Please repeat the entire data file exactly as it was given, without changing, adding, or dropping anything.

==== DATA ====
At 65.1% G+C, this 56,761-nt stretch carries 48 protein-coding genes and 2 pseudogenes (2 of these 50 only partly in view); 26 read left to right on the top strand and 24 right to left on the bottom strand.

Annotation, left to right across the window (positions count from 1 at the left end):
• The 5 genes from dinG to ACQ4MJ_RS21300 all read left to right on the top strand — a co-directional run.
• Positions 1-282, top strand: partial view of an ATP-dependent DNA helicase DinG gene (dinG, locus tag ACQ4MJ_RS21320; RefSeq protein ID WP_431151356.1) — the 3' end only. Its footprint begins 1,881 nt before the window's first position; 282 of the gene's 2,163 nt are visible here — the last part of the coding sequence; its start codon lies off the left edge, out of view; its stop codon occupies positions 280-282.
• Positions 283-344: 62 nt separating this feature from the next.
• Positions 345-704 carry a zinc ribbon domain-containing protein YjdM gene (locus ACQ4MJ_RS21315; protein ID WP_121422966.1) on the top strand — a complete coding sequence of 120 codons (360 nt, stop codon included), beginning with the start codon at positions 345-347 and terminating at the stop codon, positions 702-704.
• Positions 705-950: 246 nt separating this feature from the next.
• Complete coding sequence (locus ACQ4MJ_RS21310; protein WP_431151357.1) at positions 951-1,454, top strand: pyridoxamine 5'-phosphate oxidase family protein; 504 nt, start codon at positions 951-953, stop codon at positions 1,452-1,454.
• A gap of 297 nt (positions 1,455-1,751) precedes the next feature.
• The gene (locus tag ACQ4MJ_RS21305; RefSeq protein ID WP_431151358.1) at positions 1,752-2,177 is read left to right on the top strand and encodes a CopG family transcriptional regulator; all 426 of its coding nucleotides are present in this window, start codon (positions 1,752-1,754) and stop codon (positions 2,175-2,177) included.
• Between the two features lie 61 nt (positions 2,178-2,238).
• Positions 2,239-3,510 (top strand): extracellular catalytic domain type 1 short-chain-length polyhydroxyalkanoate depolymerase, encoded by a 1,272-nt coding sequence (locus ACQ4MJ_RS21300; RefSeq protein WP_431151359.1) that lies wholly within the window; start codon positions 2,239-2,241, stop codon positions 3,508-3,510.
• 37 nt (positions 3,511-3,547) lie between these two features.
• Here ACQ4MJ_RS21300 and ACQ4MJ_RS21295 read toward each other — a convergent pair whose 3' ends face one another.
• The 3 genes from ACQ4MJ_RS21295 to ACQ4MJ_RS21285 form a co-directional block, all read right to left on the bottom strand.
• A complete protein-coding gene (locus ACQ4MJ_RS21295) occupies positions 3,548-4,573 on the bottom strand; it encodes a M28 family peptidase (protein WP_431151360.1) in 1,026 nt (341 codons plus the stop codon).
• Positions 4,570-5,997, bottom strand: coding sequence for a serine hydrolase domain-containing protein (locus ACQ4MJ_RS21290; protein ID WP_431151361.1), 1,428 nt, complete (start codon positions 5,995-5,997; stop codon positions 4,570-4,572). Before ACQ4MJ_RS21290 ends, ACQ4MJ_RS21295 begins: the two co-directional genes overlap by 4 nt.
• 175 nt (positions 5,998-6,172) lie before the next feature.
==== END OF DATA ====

At 65.1% G+C, this 56,761-nt stretch carries 48 protein-coding genes and 2 pseudogenes (2 of these 50 only partly in view); 26 read left to right on the top strand and 24 right to left on the bottom strand.

Annotation, left to right across the window (positions count from 1 at the left end):
• The 5 genes from dinG to ACQ4MJ_RS21300 all read left to right on the top strand — a co-directional run.
• Positions 1-282, top strand: partial view of an ATP-dependent DNA helicase DinG gene (dinG, locus tag ACQ4MJ_RS21320; RefSeq protein ID WP_431151356.1) — the 3' end only. Its footprint begins 1,881 nt before the window's first position; 282 of the gene's 2,163 nt are visible here — the last part of the coding sequence; its start codon lies off the left edge, out of view; its stop codon occupies positions 280-282.
• Positions 283-344: 62 nt separating this feature from the next.
• Positions 345-704 carry a zinc ribbon domain-containing protein YjdM gene (locus ACQ4MJ_RS21315; protein ID WP_121422966.1) on the top strand — a complete coding sequence of 120 codons (360 nt, stop codon included), beginning with the start codon at positions 345-347 and terminating at the stop codon, positions 702-704.
• Positions 705-950: 246 nt separating this feature from the next.
• Complete coding sequence (locus ACQ4MJ_RS21310; protein WP_431151357.1) at positions 951-1,454, top strand: pyridoxamine 5'-phosphate oxidase family protein; 504 nt, start codon at positions 951-953, stop codon at positions 1,452-1,454.
• A gap of 297 nt (positions 1,455-1,751) precedes the next feature.
• The gene (locus tag ACQ4MJ_RS21305; RefSeq protein ID WP_431151358.1) at positions 1,752-2,177 is read left to right on the top strand and encodes a CopG family transcriptional regulator; all 426 of its coding nucleotides are present in this window, start codon (positions 1,752-1,754) and stop codon (positions 2,175-2,177) included.
• Between the two features lie 61 nt (positions 2,178-2,238).
• Positions 2,239-3,510 (top strand): extracellular catalytic domain type 1 short-chain-length polyhydroxyalkanoate depolymerase, encoded by a 1,272-nt coding sequence (locus ACQ4MJ_RS21300; RefSeq protein WP_431151359.1) that lies wholly within the window; start codon positions 2,239-2,241, stop codon positions 3,508-3,510.
• 37 nt (positions 3,511-3,547) lie between these two features.
• Here ACQ4MJ_RS21300 and ACQ4MJ_RS21295 read toward each other — a convergent pair whose 3' ends face one another.
• The 3 genes from ACQ4MJ_RS21295 to ACQ4MJ_RS21285 form a co-directional block, all read right to left on the bottom strand.
• A complete protein-coding gene (locus ACQ4MJ_RS21295) occupies positions 3,548-4,573 on the bottom strand; it encodes a M28 family peptidase (protein WP_431151360.1) in 1,026 nt (341 codons plus the stop codon).
• Positions 4,570-5,997, bottom strand: coding sequence for a serine hydrolase domain-containing protein (locus ACQ4MJ_RS21290; protein ID WP_431151361.1), 1,428 nt, complete (start codon positions 5,995-5,997; stop codon positions 4,570-4,572). Before ACQ4MJ_RS21290 ends, ACQ4MJ_RS21295 begins: the two co-directional genes overlap by 4 nt.
• 175 nt (positions 5,998-6,172) lie before the next feature.